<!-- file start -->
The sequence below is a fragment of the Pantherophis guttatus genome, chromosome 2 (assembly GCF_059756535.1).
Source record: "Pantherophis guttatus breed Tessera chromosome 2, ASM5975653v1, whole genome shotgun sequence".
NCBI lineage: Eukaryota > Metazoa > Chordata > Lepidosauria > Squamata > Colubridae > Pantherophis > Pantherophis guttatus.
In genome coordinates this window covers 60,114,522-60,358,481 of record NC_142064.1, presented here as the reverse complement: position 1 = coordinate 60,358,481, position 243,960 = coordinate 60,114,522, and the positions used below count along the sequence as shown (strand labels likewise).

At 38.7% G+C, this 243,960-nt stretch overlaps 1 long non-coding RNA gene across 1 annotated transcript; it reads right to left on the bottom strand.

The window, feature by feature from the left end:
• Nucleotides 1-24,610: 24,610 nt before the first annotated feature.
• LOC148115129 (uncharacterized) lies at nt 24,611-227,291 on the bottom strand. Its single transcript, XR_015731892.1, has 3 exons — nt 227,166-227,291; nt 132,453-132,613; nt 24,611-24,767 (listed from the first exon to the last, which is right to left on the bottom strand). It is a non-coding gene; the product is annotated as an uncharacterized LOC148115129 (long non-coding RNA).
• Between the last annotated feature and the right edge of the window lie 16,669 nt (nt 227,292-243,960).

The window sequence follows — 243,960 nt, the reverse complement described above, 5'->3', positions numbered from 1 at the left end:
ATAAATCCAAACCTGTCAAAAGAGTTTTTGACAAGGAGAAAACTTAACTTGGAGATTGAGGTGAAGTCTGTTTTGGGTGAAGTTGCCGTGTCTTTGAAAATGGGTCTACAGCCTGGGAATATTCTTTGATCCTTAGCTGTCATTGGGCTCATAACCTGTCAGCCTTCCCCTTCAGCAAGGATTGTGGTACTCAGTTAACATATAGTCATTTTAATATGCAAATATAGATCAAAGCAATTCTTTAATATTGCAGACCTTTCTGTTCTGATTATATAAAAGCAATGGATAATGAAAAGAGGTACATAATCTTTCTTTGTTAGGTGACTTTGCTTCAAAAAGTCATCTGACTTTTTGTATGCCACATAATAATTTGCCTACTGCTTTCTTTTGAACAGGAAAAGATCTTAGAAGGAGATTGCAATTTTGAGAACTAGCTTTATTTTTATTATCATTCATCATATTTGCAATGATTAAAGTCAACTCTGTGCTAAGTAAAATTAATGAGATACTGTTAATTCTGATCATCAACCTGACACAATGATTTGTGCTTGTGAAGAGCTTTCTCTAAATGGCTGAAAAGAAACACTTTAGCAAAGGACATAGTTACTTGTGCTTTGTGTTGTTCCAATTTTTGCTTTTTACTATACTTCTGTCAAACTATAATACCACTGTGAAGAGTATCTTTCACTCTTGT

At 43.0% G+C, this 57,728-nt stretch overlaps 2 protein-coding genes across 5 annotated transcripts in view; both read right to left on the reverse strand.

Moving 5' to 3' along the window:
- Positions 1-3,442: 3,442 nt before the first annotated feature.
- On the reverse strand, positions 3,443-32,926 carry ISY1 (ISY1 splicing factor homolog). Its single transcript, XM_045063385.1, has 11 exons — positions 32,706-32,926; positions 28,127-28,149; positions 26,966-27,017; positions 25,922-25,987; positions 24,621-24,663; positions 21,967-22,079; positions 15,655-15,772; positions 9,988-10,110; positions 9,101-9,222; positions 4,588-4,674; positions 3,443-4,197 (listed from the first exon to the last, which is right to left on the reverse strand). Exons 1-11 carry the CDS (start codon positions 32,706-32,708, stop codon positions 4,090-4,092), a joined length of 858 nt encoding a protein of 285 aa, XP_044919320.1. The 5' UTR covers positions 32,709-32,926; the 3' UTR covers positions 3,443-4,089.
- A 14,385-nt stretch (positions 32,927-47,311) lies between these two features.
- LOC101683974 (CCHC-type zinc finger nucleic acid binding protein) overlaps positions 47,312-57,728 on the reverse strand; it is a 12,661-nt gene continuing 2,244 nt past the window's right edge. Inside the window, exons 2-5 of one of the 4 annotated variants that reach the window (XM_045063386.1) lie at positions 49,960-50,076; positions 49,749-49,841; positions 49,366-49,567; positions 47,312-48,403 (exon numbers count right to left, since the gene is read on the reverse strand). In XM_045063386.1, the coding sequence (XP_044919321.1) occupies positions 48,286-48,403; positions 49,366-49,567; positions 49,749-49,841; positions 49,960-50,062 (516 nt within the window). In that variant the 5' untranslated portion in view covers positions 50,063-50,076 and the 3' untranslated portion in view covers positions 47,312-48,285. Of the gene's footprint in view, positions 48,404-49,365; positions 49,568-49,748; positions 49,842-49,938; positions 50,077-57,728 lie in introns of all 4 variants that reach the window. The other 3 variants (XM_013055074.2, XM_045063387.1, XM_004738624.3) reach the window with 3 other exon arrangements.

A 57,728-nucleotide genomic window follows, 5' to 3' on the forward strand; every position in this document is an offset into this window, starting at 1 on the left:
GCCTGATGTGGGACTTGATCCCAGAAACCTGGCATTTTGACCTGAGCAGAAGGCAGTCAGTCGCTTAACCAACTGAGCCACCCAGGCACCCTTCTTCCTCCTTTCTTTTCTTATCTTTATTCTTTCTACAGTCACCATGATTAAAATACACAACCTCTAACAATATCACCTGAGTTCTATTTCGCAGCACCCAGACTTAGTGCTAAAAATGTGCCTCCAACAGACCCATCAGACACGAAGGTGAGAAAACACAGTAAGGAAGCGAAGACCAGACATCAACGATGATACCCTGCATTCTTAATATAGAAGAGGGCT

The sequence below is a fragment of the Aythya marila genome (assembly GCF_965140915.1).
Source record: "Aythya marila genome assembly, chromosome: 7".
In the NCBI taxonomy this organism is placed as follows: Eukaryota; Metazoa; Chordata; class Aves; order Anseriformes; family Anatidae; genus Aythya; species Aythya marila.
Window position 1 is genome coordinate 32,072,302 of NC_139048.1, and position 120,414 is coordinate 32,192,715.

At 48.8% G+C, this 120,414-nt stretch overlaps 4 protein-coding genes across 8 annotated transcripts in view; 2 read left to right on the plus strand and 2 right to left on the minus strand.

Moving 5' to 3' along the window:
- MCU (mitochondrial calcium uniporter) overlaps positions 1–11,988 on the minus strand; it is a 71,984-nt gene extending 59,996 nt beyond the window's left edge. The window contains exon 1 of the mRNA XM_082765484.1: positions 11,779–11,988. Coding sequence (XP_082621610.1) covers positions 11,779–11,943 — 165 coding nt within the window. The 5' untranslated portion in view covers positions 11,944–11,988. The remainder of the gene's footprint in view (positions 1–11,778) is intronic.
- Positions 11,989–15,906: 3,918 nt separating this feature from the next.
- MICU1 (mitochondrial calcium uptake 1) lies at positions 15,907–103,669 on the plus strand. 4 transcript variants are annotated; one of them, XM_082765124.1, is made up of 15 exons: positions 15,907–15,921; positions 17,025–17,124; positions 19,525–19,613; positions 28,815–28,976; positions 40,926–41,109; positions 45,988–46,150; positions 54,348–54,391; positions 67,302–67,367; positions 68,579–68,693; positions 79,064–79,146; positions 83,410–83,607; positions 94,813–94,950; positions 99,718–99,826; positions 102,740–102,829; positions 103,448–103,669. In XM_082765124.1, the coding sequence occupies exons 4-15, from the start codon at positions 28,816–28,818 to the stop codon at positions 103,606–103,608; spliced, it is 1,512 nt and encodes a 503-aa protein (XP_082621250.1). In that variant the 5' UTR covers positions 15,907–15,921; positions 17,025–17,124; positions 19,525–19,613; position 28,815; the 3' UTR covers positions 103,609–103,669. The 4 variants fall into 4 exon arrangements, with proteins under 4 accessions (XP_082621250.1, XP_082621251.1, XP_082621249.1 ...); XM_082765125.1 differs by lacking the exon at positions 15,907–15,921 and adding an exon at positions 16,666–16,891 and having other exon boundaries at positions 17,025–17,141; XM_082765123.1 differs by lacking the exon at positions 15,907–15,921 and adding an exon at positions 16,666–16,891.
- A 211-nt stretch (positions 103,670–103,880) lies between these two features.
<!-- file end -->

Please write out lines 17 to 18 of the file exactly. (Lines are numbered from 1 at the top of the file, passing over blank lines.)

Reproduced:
- LOC101683974 (CCHC-type zinc finger nucleic acid binding protein) overlaps positions 47,312-57,728 on the reverse strand; it is a 12,661-nt gene continuing 2,244 nt past the window's right edge. Inside the window, exons 2-5 of one of the 4 annotated variants that reach the window (XM_045063386.1) lie at positions 49,960-50,076; positions 49,749-49,841; positions 49,366-49,567; positions 47,312-48,403 (exon numbers count right to left, since the gene is read on the reverse strand). In XM_045063386.1, the coding sequence (XP_044919321.1) occupies positions 48,286-48,403; positions 49,366-49,567; positions 49,749-49,841; positions 49,960-50,062 (516 nt within the window). In that variant the 5' untranslated portion in view covers positions 50,063-50,076 and the 3' untranslated portion in view covers positions 47,312-48,285. Of the gene's footprint in view, positions 48,404-49,365; positions 49,568-49,748; positions 49,842-49,938; positions 50,077-57,728 lie in introns of all 4 variants that reach the window. The other 3 variants (XM_013055074.2, XM_045063387.1, XM_004738624.3) reach the window with 3 other exon arrangements.

A 57,728-nucleotide genomic window follows, 5' to 3' on the forward strand; every position in this document is an offset into this window, starting at 1 on the left: